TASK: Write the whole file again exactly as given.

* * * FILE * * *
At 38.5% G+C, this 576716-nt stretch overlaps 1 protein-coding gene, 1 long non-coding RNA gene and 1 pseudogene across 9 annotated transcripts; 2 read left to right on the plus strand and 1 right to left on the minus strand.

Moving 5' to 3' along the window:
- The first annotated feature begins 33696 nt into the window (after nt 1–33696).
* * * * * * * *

At 38.5% G+C, this 576716-nt stretch overlaps 1 protein-coding gene, 1 long non-coding RNA gene and 1 pseudogene across 9 annotated transcripts; 2 read left to right on the plus strand and 1 right to left on the minus strand.

Moving 5' to 3' along the window:
- The first annotated feature begins 33696 nt into the window (after nt 1–33696).